At the end of the season, and before closing for the summer break, the Komische Oper Berlin reprise some of their most successful recent productions for one night only in the Komische Oper Festival, including the popular “cartoon” Magic Flute. Included in this busy week was a performance of Tchaikovsky’s Mazeppa, a rarely performed epic opera of battle-torn love and murder.

Asmik Grigorian, Robert Hayward © Monika Rittershaus
Asmik Grigorian, Robert Hayward
© Monika Rittershaus

Based on Pushkin’s poem about the battle of Poltava in Ukraine, Maria, daughter of the wealthy nobleman Kochubey, is infatuated with the elderly Cossack hetman Mazeppa. Maria’s childhood friend Andrei is appalled when she chooses to run off with Mazeppa, and so are her father and mother (Lyubov), and revenge is planned. However, the Tsar turns Kochubey over to Mazeppa, who tortures him to try to get him to reveal the whereabouts of his personal fortune. Maria detects that Mazeppa is behaving suspiciously, and is forced to swear loyalty to him. Her mother reveals the truth about Kochubey’s execution, and Maria arrives too late to stop the act. Mazeppa’s Cossack uprising is savagely quelled by the Tsar’s imperial troops and, now a broken man on the run, he chances on Andrei still intent on revenge, and shoots him before running off. Maria becomes deranged, fails to recognise her childhood friend, yet sings a simple lullaby to him as he dies.

Belgian director Ivo van Hove chose to set the military tale in a modern-day country, unnamed but politically troubled. The sparse, monochrome fixed set conveyed a faded and scruffy barrack room with random tables, chairs and steps. Although there was a roof, the use of sodium and mercury lights suggested that at times we might have been in the street, or deep in an underground bunker. To add further menace, there was a small, man-sized cage on the floor and larger industrial meshed entrance to a unseen room. At times a partition was rolled across to allow the use of vivid images of the results of modern warfare to be projected. Costumes were modern-day dress for the People, and bottle-green uniforms for the Military. Racks of machine guns decorated the set.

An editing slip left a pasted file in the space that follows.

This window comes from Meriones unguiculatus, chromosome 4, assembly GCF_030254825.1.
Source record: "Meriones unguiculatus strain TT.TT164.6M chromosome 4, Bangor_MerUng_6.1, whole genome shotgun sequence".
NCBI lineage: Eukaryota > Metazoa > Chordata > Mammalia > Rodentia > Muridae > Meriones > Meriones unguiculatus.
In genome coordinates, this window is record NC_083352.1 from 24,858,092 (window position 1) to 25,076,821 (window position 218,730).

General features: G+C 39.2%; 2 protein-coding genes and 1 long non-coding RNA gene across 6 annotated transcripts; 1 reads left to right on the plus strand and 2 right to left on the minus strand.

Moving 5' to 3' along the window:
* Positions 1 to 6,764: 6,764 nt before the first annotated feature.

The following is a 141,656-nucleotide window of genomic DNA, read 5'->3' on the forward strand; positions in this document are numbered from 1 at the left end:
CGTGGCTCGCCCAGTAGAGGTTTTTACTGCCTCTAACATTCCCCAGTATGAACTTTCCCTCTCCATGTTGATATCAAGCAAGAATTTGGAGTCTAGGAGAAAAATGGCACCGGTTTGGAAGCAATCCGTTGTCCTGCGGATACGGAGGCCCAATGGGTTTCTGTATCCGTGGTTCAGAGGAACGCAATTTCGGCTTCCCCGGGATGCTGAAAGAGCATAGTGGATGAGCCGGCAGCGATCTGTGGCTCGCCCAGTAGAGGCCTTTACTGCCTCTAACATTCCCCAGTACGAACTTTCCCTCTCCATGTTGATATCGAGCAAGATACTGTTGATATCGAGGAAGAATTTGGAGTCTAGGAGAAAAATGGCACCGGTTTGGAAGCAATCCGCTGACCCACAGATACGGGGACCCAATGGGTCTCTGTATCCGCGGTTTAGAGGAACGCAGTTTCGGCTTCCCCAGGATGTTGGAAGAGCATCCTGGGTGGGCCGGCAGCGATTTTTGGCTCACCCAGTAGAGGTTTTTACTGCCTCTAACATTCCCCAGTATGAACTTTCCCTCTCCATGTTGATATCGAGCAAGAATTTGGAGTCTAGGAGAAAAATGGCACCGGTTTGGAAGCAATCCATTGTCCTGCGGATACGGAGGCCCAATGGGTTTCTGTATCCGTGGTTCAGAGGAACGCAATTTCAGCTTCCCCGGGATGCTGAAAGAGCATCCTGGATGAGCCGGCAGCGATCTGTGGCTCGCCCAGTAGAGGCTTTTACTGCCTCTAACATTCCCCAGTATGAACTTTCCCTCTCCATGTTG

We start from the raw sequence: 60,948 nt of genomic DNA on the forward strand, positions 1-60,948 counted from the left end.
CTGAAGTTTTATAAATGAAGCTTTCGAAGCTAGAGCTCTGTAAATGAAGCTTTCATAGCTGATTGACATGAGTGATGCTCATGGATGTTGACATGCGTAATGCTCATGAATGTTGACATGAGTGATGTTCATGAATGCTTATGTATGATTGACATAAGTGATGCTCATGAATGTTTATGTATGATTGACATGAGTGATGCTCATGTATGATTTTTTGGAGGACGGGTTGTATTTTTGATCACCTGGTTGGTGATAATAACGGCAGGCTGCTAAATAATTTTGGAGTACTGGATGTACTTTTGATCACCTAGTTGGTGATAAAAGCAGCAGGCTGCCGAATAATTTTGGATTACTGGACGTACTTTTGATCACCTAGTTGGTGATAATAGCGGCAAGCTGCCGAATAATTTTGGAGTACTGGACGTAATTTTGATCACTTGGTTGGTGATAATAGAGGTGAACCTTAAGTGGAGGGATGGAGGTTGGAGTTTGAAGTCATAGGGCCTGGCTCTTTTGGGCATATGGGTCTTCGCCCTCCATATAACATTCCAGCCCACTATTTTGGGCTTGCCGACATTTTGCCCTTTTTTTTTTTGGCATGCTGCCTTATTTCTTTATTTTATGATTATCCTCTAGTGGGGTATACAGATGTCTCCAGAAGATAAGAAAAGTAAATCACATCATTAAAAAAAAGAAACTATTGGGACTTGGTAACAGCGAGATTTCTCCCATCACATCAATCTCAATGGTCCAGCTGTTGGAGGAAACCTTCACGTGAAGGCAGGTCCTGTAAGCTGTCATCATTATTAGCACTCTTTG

The singing all round, in Russian, was outstanding, with Robert Hayward’s strong baritone as Mazeppa providing a sturdy lead which complemented soprano Asmik Grigorian’s Maria in her astonishing, moving performance. It was difficult to take one’s eyes off this couple, particularly at the opera’s lengthy turning-point in Act II. At a long wooden campaign table, Mazeppa sat powerfully in his hetman’s chair, yet as the balance of power shifted between them, Maria took took over his position, leaving the hetman to seek out a common moulded plastic chair. Grigorian cut a vulnerable, gamine-like figure, determined to run off with her lover in Act I, but pregnant in Act II – adding terror to the moment when Mazeppa threw her backwards onto the tabletop, and poignancy to her betrayal and her witnessing her father’s execution. She was disturbed, and no longer pregnant, when Mazeppa returned in the final act, seeing him merely as a worn-out old man on the run.

In demanding roles, Alexey Antonov as Kochubey and mezzo-soprano Agnes Zwierco as Lyubov both sang strongly, as did tenor Aleš Briscein as the lovelorn Andrei. Mazeppa has some large choruses, none larger than that during the execution scene, when van Hove had them wheeling round the stage and then facing us with guns raised above their heads. This was one of several big musical moments requiring a whole second brass section placed in the gods, trading military flourishes with their friends in the pit. With one interval midway in the second act, the excitement of execution was followed by the orchestra in a magnificent set piece which would surely stand on its own in the concert hall: “The Battle of Poltava”. With the safety curtain down, and (controversially for a production in Berlin) particularly harrowing images of executions, refugee camps, desperate children and the general war atrocities from around the world were projected.

There were some clever touches: after the execution of Kochubey, the crowd piled all the machine guns onto Mazeppa’s campaign table, overflowing into his lap, effectively washing their hands and laying the responsibility for the deed squarely with him.

Hungarian conductor and musical director of the Komische Oper Henrik Nánási urged his orchestra on to produce a quite thrilling performance, and marshalled the huge forces successfully in general. With players in the pit and the gods, and a large chorus facing different directions, there was plenty of opportunity for things to go awry, but apart from the odd moment, the set pieces were held together brilliantly. The sound balance was perfect with all singers’ voices carrying easily across the players.

The Komische Oper has translations in four languages in the back of the seat in front, a system which worked well. With such stirring, passionate music, and a great story of love and betrayal, one really wonders why this opera is not performed more widely.

****1